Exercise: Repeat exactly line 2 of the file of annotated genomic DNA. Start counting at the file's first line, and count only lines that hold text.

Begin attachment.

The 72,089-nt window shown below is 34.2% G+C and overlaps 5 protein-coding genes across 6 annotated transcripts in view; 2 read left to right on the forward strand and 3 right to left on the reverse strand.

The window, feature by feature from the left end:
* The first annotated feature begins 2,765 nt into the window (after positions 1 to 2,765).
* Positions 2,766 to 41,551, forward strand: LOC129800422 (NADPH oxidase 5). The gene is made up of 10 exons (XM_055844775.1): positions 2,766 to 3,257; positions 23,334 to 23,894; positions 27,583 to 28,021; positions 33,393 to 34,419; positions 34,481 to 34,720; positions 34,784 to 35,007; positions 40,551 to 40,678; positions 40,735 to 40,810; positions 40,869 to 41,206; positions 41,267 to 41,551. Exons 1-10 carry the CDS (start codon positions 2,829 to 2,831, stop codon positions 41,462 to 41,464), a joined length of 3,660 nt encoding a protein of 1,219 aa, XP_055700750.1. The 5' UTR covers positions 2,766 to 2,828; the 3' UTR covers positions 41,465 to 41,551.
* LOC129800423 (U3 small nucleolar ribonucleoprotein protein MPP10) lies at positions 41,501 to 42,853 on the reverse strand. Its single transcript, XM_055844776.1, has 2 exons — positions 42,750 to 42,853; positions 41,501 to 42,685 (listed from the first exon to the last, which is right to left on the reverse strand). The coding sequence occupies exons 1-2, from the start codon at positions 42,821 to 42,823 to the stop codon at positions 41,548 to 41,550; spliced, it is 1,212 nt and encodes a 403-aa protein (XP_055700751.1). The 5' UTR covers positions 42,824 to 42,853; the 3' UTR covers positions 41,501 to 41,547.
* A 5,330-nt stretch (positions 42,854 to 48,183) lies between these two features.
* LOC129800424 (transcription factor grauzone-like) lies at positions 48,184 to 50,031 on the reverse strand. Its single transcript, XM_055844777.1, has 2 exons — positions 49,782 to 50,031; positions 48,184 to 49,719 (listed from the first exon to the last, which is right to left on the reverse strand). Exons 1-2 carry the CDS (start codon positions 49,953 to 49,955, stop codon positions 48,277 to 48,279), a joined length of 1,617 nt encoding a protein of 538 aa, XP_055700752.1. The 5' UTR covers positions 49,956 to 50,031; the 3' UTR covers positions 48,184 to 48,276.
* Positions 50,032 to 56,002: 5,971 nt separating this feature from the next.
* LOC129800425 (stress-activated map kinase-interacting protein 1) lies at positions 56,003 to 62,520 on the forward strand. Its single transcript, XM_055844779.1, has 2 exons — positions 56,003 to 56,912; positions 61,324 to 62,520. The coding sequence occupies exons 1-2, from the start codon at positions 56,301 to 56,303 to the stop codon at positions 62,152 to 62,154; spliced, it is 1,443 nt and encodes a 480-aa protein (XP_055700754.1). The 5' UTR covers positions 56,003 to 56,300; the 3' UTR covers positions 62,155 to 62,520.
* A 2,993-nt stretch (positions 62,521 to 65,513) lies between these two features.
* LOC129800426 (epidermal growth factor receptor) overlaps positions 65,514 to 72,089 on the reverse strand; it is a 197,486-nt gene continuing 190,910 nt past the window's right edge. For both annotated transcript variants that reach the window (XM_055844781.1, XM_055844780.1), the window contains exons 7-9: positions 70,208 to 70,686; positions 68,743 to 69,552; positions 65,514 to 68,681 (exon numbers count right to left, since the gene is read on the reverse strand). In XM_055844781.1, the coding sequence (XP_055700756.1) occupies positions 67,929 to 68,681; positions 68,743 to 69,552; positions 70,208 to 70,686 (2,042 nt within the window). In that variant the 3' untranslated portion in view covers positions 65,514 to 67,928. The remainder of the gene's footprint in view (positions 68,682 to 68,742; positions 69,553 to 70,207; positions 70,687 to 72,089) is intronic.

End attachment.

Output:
The window, feature by feature from the left end: